Psychology Series: Part Two - Concentration & Focus

The second part of our new mini series, helping golfers to work on the mental side of the golf.

Jack Seddon's picture
Wed, 6 May 2020

With everyone stuck indoors during the coronavirus lockdown, it can be difficult to work on your golf game, but working on your mental attitude can be done easily and affectively, with the help of PGA Professional Paul Babbage.​

Paul Babbage - PGA Professional at Farleigh Golf Club

Firstly I hope that you are as safe, well and sane as possible in the current climate.

My name is Paul Babbage and I have recently done a series of short game videos for GolfMagic. I have been a fully qualified PGA professional for 10 years and I currently work at Farleigh Golf Club in the UK.
 
 
Last year I finished a Golf Psychology qualification through the P.G.A National Training Academy. I believe mental strength in sport and in any aspect of life is very important. The lockdown could be a good opportunity to start to realise the potential of improvement through golf psychology. There are a number of ways you can help yourself stop the above quotes applying to you, and enjoy your golf more.
 
Our first lesson in this psychology series was about self talk, which I hope you all tried and worked on, as believe me, your golf will benefit from it.
 
This exercise will be on concentration and focus. There are a lot of distractions on the golf course: birds/trees/other players/noises etc. The ability to notice them but then re-focus on what is important can really improve the consistency of your game. If we lose concentration, there can be disastrous consequences!

STEP ONE

Focus can be divided into INTERNAL and EXTERNAL and can either be broad or narrow. It is important to understand the differences, as the wrong type of focus in a particular situation can lead to negative results on the course.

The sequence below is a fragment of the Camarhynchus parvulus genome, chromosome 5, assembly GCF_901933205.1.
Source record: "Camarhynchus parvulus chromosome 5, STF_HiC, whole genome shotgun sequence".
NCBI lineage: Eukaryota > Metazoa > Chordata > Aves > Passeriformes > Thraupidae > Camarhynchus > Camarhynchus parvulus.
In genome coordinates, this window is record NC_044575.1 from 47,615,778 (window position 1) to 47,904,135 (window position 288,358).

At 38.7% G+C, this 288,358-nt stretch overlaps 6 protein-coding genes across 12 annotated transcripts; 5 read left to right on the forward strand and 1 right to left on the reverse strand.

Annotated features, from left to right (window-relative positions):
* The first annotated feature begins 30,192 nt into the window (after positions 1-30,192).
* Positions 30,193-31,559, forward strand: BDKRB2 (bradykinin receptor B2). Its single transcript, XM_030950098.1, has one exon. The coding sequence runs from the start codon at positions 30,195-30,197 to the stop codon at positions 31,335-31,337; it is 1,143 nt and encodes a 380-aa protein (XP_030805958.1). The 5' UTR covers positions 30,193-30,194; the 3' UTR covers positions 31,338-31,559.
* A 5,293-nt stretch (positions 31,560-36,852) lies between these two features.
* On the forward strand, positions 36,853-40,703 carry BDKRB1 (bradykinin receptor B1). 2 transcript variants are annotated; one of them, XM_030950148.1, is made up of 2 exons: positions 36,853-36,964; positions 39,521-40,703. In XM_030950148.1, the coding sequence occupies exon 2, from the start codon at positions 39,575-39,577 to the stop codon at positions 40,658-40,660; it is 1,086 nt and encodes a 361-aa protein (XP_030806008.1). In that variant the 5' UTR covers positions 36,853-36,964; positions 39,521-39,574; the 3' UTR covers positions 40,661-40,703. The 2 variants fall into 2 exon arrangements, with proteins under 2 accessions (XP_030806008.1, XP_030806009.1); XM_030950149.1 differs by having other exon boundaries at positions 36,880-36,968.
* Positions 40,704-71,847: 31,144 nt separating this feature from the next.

Internal Focus (concentrating inside yourself or on the movement of your body) – this could be thinking about your swing or how you will play a particular shot. Thinking of your swing would be a narrow focus and thinking of a particular shot to play (maybe out of a few options) would be a broad focus.
 
External Focus (concentrating on the effect of factors outside of your body) – this could be focusing on the target or your ball. Thinking of the flagstick or wind direction would be a broad focus and thinking of a mark on the green, to help line up your putt, would be a narrow focus.

STEP TWO

When you play next or think about a round of golf, try to write down examples of when you may have used internal or external focus to execute a shot.

For example; a lot of us focus on ‘making a good swing on the 1st tee of a round' or, if it’s cold, we focus on how ‘stiff we are feeling’. In the seconds between having these thoughts and hitting the shot it would be very difficult to change your swing or become suppler/warmer.

Therefore, instead of this narrow internal focus, try an external focus such as: "my swing today is my swing and I am going to think about the area of the fairway I want to try and hit."

It may help to apply internal focus to your practice and external focus during your round.

Once you decide on a focus use it as a cue to hit your shot, by making it the last thing you think or say to yourself before making a swing.

Getting the right focus at the right time can help you play better shots more often!

Until next time!

 

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